Blue Lapis Lazuli Rough Specimen With Pyrite Crystal - 1.6 lb Large Afghanistan, $29.95 (crazybodies) 9/11 anniversary meallion with recycle steel from the world trade center, $29.95 (deniskozak) 2017

Copper 57.7% (Mes Aynak, Afghanistan) 2017

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notgnihsaW iruZ

Zuri Washington The legacy of Ancestral Memory runs as a through line for all my work, both directly and subconsciously. Through my research into the spirituality of West Africa that survived into Black American traditions, my own personal family history, and the blending of my art practice with my spiritual one, I project unsteady images with conviction. The contrast of black and white, on and off, a simple binary, serves as the foundation for understanding the mechanisms at play. It becomes memory. The lines, stitches and sigils form a portrait, one both fundamentally different yet wholly similar to the pictures in my head, pictures in my hands, in books, on my phone, and wherever else they exist. The materiality is familiar yet different, cloths like bed sheets, starched itchy tulle from wedding dresses, soft screens like the ones with holes in them in my grandmother’s house. Through the hand I fortify these memories, and subsequently my relation to my family, my ancestral ties, and a historical insistence that cannot be easily swayed. These portraits—fragments of memory crystalized in threads and soft ever collapsing structures—exist both as physical objects and as images based on their proximity to one another. The binary nature of photography, exposed and unexposed, is endlessly reproduced through the alternation of fabrics and the care given to lighting the installation space. Filtered again through the lens objects become subjects again, sections strung together to create a map of the installation itself. Each iteration is informed by the last, each iteration is different, and each iteration cannot exist without the other.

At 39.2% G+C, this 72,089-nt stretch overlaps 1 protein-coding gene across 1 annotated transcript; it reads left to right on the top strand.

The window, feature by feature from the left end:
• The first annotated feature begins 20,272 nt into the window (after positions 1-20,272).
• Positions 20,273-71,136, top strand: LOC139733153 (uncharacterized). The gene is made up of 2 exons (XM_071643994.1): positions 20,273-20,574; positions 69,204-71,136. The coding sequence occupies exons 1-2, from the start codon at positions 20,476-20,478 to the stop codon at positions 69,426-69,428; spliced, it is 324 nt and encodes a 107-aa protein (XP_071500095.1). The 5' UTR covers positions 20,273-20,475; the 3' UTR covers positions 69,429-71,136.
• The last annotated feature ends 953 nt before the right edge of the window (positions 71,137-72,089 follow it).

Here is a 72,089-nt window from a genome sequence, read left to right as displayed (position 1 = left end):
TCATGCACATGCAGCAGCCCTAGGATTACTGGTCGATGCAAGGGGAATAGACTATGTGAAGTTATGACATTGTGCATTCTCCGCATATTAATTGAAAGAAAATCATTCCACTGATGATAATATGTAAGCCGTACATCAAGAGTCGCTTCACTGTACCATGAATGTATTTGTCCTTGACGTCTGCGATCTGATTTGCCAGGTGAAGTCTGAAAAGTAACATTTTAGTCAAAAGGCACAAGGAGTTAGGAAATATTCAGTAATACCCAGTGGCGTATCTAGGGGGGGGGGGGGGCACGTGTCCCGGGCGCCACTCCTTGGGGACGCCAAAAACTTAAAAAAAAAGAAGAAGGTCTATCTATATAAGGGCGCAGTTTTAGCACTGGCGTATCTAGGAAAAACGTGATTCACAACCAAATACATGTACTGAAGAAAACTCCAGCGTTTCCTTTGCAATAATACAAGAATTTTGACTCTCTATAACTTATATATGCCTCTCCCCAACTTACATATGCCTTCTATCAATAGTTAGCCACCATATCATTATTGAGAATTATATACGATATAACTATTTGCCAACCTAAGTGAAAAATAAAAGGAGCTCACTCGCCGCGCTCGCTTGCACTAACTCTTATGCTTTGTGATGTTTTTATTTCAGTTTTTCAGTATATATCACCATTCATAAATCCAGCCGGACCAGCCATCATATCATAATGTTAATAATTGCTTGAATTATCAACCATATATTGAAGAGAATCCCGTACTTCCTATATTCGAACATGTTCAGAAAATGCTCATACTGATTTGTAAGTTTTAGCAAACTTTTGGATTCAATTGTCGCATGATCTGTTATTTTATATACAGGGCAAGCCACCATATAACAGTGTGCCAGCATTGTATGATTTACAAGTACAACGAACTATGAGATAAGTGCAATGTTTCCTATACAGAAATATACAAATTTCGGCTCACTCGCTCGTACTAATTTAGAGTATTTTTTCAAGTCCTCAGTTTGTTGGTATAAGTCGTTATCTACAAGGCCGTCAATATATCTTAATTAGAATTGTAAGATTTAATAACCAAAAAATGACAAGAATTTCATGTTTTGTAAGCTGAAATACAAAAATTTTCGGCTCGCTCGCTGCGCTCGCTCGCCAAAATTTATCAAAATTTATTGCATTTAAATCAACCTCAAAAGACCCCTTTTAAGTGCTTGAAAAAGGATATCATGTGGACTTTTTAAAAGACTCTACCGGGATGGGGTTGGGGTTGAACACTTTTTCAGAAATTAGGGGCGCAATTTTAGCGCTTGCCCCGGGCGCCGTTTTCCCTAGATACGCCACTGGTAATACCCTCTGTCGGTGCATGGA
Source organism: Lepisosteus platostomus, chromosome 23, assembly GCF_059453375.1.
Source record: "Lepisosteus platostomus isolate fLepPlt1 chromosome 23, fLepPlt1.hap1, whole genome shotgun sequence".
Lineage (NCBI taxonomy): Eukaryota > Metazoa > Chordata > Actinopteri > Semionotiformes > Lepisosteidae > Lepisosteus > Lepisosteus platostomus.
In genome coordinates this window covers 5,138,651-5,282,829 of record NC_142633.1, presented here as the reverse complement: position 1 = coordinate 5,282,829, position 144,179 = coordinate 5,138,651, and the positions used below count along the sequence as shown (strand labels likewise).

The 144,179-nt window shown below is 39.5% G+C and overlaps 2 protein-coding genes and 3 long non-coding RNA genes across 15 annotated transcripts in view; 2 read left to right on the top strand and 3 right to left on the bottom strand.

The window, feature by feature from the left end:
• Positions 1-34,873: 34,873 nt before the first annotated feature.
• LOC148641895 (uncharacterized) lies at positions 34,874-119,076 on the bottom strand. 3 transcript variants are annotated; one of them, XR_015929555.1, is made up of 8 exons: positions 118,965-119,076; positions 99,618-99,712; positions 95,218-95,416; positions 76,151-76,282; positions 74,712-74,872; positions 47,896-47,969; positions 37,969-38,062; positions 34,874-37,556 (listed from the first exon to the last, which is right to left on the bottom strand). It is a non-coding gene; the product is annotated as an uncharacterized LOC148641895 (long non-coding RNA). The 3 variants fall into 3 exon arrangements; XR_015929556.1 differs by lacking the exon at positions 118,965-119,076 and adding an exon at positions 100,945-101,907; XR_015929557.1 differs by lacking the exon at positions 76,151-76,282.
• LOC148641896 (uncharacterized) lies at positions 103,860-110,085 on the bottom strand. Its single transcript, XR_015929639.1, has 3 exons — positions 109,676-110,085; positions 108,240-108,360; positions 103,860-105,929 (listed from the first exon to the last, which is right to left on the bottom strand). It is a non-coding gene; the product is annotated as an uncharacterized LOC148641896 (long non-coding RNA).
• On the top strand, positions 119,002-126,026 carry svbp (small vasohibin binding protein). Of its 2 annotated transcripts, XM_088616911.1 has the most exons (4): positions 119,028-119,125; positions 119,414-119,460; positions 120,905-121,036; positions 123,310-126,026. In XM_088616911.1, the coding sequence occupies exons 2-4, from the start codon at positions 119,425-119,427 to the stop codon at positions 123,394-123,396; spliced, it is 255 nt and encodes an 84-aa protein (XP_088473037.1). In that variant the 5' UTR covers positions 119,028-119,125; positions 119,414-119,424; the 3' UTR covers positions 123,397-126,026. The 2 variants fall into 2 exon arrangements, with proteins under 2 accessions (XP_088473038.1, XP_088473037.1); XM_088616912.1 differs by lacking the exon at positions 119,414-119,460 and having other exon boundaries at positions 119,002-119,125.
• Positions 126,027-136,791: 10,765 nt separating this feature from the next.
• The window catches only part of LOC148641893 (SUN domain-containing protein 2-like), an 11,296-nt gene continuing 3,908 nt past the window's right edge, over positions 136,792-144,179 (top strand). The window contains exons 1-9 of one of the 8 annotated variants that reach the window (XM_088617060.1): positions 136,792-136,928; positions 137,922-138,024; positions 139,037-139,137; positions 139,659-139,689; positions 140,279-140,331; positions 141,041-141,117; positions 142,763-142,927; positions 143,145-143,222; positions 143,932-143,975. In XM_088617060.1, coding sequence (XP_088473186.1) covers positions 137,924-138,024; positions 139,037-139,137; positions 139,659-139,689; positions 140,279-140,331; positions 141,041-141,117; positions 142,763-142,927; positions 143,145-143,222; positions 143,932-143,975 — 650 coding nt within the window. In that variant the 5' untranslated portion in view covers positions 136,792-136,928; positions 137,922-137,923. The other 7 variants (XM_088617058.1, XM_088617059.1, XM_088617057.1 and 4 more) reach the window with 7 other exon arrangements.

Stand In Fujifilm Instax Polaroid 2017

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notgnihsaW iruZ

On the Other Side (Installation Detail) Reflective plexiglass, chalk, yarn, pins, photographs 2017

A Chance Encounter (Installation Detail) Archival pigment print, chiffon, chalk drawings 2017

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uX uynauG

Guanyu Xu

I was born and raised in a conservative family in Beijing, China, where expressions of overt non-heteronormative behavior were forbidden. It was not until my arrival to the United States in 2014 that I finally had the courage to reveal my homosexuality. My exposure to American culture as a teenager through films and TV shows planted an American Dream in my mind. However, I came to realize that this perception was not entirely accurate. My study of American history has resulted in my knowledge of deep-rooted anti-Chinese sentiments. Specifically, regarding sexuality, the dominance of white, macho gays has meant that I became an undesirable alien in this “land of freedom.” In my series One Land To Another, I present my personal journey in the United States in a half documentary and half fictional narrative to examine the intersectionality of race, sexuality, and citizenship. I intersperse self-portraits of my staged death and American landscapes, with images in which I perform acts of intimacy with other gay men. The presence of my Asian body disrupts the dominance of queer aesthetics, which privilege a narrow, white, “masculine” homonormativity. My confrontation and exploration allow a diverse representation that usually is underrepresented. Ultimately, through the exploration different cities in the US, the work will offer an alternative representation of gay men that is seldom found in the mainstream. Sea (Lake Michigan) Archival pigment print 28 x 35 inches 2014

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A Good Asian Boy Archival pigment print 32 x 40 inches 2015

Display Window Archival pigment print 24 x 30 2015

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AC K N O W L E D G M E N T S

Thank you to all artists in the MFA Photography program at SAIC for their hard work and contributions. Thank you Rachel Adams for the time spent learning about each artists through studio visits and interviews. Thank you AimĂŠe Beaubien for organizing the production of this catalog.

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SCHOOL OF THE ART INSTITUTE OF CHICAGO

Master of Fine Arts Department of Photography

2018 Editor

Rachel Adams Senior Curator of Exhibitions University at Buffalo Art Galleries Buffalo, New York

Project Coordinator

Aimée Beaubien Faculty, Department of Photography School of the Art Institute of Chicago Chicago, Illinios

Designer

Christopher Cunningham Loupe LLC

Printed in Chicago U.S.A. All artwork © 2018 the artists All texts © 2018 the authors Typeset in Trade Gothic